In his article the , SamuelHuntington attempts to proffer a cultural perception intointernational affairs and politics thus, proposes a newinternational relations paradigm as a reaction to conflictdevelopments. Huntington proposed the introduction of cultural aspectinto international relations. Through this paper, the writer aims tooffer a reaction to the concepts adopted by Huntington in thisarticle.
The article raises various points of argument, which can be analyzedon different perspectives. In the first place, Huntington argues thatthe differences in the world cultures will lead to unending conflictsin the future1.I disagree with this notion since the modern world is not developedthrough cultural and territorial competitions, but rather onacademic-based knowledge that applies to all cultures. I disproveHuntington’s based on modern practices. This is in respect to thefact that most of the conflicts that occur in today’s world areeconomically, politically, and criminally motivated. There are fewercases where culture is the causative factor of conflict betweencountries as Huntington implies in his article2.
In another instance, Huntington intimates that global affairs arebecoming a contest between the western nations against the rest ofthe world. I believe he went too far to try to force thisgeneralization into people minds. The civilization of the countriesnot categorized as western disproves this generalization as othercountries within Asian, South American and African continents arestaking their place in global affairs and roles3.As such, no single country or region can stand on its own withoutcollaborating with other countries. This is true in political andeconomic aspects that globalization has helped to popularize all overthe world.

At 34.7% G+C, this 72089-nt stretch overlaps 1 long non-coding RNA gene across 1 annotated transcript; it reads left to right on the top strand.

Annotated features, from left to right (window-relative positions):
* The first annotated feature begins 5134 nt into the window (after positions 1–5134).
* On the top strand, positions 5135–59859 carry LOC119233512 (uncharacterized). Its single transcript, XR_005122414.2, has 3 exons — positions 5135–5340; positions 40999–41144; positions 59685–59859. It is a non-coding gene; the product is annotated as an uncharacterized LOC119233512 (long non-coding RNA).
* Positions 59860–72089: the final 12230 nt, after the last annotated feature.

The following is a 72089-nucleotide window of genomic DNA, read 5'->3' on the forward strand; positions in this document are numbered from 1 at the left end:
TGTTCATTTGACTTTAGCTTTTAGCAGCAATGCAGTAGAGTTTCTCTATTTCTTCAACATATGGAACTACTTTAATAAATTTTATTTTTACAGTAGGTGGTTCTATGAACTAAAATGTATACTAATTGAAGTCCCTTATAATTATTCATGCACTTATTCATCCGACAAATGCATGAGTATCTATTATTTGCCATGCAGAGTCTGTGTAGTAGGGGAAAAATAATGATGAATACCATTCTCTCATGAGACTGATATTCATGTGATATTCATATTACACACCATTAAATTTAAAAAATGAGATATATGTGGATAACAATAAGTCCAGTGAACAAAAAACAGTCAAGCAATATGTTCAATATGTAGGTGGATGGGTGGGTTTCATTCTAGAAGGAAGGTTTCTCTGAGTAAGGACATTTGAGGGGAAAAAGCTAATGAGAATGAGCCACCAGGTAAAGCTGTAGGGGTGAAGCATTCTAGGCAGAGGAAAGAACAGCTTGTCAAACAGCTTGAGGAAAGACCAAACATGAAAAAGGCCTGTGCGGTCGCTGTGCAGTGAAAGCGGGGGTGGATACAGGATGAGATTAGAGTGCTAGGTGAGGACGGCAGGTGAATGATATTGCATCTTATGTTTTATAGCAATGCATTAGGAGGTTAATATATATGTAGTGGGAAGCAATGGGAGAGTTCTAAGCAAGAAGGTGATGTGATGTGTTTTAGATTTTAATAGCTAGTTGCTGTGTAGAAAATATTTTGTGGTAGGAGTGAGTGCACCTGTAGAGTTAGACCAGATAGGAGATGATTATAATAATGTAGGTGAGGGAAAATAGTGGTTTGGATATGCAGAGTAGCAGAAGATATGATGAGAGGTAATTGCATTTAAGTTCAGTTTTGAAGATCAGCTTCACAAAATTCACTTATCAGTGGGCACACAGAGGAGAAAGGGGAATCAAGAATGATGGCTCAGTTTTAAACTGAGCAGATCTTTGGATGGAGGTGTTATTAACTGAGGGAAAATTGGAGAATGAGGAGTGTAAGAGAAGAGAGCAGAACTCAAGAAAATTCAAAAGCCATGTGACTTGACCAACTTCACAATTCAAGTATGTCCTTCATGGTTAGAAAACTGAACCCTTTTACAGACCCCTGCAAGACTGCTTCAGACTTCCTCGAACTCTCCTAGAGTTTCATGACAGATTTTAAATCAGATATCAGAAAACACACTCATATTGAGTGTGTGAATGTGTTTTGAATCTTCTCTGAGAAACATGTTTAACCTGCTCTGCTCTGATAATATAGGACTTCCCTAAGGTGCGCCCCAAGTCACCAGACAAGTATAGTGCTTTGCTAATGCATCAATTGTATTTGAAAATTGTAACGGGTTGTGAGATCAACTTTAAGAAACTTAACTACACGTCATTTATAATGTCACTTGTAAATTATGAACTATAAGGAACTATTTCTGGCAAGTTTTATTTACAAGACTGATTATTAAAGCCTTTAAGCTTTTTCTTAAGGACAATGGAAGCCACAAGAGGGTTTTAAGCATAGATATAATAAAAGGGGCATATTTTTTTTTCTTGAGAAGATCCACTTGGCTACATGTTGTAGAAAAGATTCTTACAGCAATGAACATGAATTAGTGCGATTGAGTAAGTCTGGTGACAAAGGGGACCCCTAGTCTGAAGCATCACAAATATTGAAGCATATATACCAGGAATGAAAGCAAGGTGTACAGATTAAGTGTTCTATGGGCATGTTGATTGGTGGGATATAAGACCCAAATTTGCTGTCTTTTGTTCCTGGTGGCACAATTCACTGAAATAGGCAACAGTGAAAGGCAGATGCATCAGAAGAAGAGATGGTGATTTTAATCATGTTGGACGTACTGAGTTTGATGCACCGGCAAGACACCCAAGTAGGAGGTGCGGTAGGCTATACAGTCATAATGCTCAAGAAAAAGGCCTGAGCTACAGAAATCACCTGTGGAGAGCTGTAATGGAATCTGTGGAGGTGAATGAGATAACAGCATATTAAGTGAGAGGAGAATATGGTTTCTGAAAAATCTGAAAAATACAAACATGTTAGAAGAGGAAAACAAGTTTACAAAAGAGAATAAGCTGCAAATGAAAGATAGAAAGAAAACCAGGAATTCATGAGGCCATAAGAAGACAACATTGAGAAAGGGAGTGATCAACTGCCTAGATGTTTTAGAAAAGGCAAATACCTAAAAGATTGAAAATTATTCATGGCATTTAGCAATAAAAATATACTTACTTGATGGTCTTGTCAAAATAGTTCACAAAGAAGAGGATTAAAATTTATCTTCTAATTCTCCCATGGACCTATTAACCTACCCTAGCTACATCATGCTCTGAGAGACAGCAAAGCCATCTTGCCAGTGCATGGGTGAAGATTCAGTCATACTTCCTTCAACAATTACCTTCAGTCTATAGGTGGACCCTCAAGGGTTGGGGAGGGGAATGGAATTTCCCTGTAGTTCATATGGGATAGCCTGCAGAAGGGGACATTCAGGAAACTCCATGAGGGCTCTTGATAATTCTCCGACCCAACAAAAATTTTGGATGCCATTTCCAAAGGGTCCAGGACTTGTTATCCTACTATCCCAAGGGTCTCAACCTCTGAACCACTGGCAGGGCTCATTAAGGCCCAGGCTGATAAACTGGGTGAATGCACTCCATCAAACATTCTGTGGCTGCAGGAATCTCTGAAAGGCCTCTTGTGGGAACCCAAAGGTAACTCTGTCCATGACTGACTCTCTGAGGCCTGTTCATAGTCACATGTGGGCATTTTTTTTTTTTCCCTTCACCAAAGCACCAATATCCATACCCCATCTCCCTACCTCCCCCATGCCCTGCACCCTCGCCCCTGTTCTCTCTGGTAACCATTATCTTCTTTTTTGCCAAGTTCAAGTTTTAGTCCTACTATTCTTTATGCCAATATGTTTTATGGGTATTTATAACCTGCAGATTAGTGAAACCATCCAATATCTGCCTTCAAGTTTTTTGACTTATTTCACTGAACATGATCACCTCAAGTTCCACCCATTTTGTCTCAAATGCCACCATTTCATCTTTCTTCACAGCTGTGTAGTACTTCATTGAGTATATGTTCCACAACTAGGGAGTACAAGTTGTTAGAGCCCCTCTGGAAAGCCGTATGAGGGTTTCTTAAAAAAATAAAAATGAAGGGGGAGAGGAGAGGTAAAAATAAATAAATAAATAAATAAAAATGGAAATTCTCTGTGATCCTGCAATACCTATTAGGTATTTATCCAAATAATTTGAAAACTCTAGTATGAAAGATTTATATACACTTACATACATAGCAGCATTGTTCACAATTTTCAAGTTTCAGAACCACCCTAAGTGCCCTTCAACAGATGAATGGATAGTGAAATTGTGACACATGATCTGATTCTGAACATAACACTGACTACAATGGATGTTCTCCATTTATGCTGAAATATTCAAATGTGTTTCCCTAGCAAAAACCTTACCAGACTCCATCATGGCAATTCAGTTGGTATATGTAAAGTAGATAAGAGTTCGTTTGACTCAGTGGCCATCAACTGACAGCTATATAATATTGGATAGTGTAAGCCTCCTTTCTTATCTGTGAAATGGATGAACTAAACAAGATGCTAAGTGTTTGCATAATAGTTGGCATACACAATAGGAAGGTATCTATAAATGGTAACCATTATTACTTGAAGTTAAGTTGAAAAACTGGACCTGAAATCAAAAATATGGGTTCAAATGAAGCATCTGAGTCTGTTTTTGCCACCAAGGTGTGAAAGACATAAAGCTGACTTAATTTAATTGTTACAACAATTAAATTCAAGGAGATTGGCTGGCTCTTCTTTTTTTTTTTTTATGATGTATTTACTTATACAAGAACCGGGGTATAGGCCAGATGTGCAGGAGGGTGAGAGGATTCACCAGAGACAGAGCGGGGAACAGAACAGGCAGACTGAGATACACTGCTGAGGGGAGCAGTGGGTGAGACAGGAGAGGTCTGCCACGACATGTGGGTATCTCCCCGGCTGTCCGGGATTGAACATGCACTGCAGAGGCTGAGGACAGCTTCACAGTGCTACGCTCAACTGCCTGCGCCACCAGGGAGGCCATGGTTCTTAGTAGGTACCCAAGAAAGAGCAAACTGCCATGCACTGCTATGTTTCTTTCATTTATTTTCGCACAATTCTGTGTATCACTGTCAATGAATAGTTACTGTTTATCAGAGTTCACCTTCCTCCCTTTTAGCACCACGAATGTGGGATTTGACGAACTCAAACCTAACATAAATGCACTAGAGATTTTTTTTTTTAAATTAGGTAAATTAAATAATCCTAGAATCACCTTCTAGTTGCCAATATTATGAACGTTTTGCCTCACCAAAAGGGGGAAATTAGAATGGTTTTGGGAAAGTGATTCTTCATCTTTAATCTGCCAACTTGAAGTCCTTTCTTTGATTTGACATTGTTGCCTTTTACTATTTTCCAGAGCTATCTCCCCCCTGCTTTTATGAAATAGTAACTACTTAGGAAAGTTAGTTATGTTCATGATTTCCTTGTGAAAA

On another light, Huntington dwells too much on the issue of culturearguing that it is the basic aspect in the formation of a people’sidentity and as such, it will become the highest instigator ofconflicts between people and nations. Instead of concentrating ondividing the world on cultural backgrounds, it would be better if weunderstood cultures as a way of reveling in the diversity of theworld and as a means of producing cultural hybrids for the future.This is in opposition to using civilizations to instigate conflictsand disagreements. As such, we should use civilizations as tools ofharmonization and advancing peace in the world.
While different regions of the world became civilized at differenttimes in history, the prevailing wave of globalization puts allnations almost on the same level of civilization and development4.When combined with religion, the universal nature of both factors isenough to show that other factors play a role in causing conflictsother than civilization. Those who start conflicts between countriesor establishments are not reliant on the differentials incivilization by the countries, but by deeper ideologies that definetheir personalities and actions5.While the actions of these people may represent a win for somecountries and loss for the countries affected, the fact thatconflicts arise between people of the same nation is enough reasonthat differences in civilizations are not entirely responsible forthe conflicts we experience.